School of Graduate Studies

School of Graduate Studies
School of Graduate Studies

Piriya Yoganathan & Mathieu Crupi

Ph.D candidates, Pathology and Molecular Medicine

Piriya & Mathieu

(L-R) Piriya & Mathieu

Finding a Novel Strategy to Treat Cancer 

by Natalia Mukhina

Mathieu Crupi and Piriya Yoganathan have a lot in common – they have the same educational background, research interests, and even play for the same volleyball team. As PhD candidates, they conduct their research in the Department of Pathology and Molecular Medicine, under Dr. Lois Mulligan’s supervision, examining the RET protein and its contribution to many human cancers. The two are also involved in numerous cancer-related outreach initiatives within the Kingston community and beyond. To name just one, Mathieu and Piriya currently are co-chairs of the Research Information Outreach Team (RIOT). “This is a significant part of my life,” says Mathieu, and Piriya echoes that “raising awareness about cancer is incredibly important.”

Cancer remains the leading cause of death in Canada and is responsible for 30% of all deaths, The Canadian Cancer Society reports. Two out of every five Canadians will develop cancer during their lifetimes. “My grandmother had cancer, and it was the reason I applied to this program in cancer research,” explains Mathieu. As for Piriya, she initially worked on understanding the molecular basis of obesity and diabetes. “I was very interested in extending my research to study a different disease. Cancer has touched too many people – this motivated me to get involved in cancer research.”

Pondering the perspective of cancer research, Mathieu and Piriya argue that a “One-size-fits-all” approach no longer works in the fight against cancer. Personalized medicine in the age of genomics means the tailoring of medical treatment to the individual characteristics of each patient. As researchers such as Mathieu and Piriya learn more about the cell changes that drive cancer, they are better able to design promising anti-cancer therapies that target these changes or block their effects.

“There are new techniques and methodologies being developed in the field,” Mathieu explains. “One example is genome editing. Another exciting avenue is oncolytic viruses. All those things will revolutionize the cancer field in the next few years.”

In a nutshell, the RET protein exists on the surface of cells in the human body, including cancer cells. RET initiates cell growth and survival, as well as cell movement. Signals from RET can help malignant cells grow and spread to distant sites within the body. As a result, the cancer cells will launch the process of metastasis, and cancer cell spreading can make the disease incurable. Exploring RET could be a way to find novel therapeutic approaches to treat cancer.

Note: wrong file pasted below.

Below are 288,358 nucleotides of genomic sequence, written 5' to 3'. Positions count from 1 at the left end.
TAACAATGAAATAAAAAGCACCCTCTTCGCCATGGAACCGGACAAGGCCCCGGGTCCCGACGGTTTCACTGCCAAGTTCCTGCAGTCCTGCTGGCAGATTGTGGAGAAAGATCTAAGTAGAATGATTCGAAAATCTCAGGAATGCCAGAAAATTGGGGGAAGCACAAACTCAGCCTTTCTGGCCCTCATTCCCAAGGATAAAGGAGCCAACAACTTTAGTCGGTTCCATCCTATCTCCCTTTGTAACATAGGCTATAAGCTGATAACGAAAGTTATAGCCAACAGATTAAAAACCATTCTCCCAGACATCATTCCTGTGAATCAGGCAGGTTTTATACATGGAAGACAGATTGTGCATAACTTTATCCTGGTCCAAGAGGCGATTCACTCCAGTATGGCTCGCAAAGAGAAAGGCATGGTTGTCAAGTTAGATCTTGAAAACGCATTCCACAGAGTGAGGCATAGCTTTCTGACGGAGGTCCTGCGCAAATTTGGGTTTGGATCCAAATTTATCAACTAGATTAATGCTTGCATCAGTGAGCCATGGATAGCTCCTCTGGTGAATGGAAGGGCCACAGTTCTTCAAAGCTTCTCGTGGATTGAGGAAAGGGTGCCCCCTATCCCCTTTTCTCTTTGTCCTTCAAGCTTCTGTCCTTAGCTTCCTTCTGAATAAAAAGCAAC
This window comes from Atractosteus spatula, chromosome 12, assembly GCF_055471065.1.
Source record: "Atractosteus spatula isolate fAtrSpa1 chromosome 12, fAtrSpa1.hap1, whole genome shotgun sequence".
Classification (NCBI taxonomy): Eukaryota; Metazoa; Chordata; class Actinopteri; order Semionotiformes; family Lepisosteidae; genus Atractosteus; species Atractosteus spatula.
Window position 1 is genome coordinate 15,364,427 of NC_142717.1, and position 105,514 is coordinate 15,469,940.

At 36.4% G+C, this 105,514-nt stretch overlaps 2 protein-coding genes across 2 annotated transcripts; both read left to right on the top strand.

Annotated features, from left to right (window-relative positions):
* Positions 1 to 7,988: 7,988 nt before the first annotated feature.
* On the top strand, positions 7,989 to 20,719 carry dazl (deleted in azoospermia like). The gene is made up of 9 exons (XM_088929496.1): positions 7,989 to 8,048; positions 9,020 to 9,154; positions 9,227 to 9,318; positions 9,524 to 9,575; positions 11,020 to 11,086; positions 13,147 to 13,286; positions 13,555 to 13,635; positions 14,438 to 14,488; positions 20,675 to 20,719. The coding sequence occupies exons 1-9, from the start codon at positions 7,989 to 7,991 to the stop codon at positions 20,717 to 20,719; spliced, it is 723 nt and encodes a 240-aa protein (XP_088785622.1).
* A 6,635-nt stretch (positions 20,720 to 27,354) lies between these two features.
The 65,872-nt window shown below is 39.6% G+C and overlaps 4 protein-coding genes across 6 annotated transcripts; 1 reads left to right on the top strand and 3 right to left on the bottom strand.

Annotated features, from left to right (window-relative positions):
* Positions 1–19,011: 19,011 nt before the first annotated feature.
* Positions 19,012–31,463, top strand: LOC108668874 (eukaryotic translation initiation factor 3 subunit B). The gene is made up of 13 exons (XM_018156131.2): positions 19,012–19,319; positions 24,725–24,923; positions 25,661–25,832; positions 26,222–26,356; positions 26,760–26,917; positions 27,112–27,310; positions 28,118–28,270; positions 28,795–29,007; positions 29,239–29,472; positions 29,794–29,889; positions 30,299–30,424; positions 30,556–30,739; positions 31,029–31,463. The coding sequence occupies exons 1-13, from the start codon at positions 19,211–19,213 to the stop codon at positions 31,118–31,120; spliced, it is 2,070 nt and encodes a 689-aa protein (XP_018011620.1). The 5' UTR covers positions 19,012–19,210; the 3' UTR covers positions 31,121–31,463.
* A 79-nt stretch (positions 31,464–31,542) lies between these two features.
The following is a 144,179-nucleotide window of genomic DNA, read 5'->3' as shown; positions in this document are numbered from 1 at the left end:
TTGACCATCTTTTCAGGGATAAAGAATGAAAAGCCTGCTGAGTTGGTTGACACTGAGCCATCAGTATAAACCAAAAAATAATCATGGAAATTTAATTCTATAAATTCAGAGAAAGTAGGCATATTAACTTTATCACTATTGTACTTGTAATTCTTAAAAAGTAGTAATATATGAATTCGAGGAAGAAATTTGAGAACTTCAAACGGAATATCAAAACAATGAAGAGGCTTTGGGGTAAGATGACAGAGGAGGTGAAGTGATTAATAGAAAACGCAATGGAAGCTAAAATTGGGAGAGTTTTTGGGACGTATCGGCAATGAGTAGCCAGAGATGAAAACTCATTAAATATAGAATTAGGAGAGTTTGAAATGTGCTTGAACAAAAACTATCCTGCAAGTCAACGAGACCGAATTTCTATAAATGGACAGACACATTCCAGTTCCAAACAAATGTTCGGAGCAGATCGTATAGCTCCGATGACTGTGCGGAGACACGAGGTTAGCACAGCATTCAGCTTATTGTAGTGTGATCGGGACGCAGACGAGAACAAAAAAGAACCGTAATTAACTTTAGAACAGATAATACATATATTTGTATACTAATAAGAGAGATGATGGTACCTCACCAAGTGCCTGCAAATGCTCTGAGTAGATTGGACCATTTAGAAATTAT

“I am working on understanding the role of RET in breast cancer,” says Piriya. “It can ultimately lead to developing novel, patient-specific treatment strategies for this invasive disease in the future.” Mathieu, conversely, is not focusing on a single cancer cell type: “I am looking at how the two forms of the RET protein move differently in the cell. Understanding how the RET forms leave the cell surface and how they can be recycled or degraded, will help us devise new ways to target the individual forms of RET.”

Asked about their Queen’s experience, the two are unanimous: Queen’s has an exceptional cancer research program and positive atmosphere overall. “There are a lot of different faculty members with diverse expertise that work cooperatively together. The Queen’s cancer research program has a very collegial environment,” says Piriya. The reason to choose the program, as Mathieu describes, is the strong sense of support and cooperation: “I love the open door policy which exists at Queen’s. People here are very collaborative and always open to hearing ideas and sharing lab resources.”

Mathieu and Piriya believe in hard work while doing cancer research. Piriya mentions persistence as an important quality every scientist needs to have in order to keep on trying different conditions and variables to see which work. “You need to be motivated,” Mathieu agrees. “It is also beneficial to have an ability to multitask, so you can have several different experiments on the go. I think luck does come to scientists sometimes when they are trying to answer one question, but then stumble onto something else very exciting.”

What else is important to succeed in research? “To be creative,” smiles Mathieu. “I like to paint every once in a while. It helps me unwind after a long day at the lab. As a scientist, I also need to be creative to design new experiments and move research forward”.

Research Information Outreach Team (RIOT)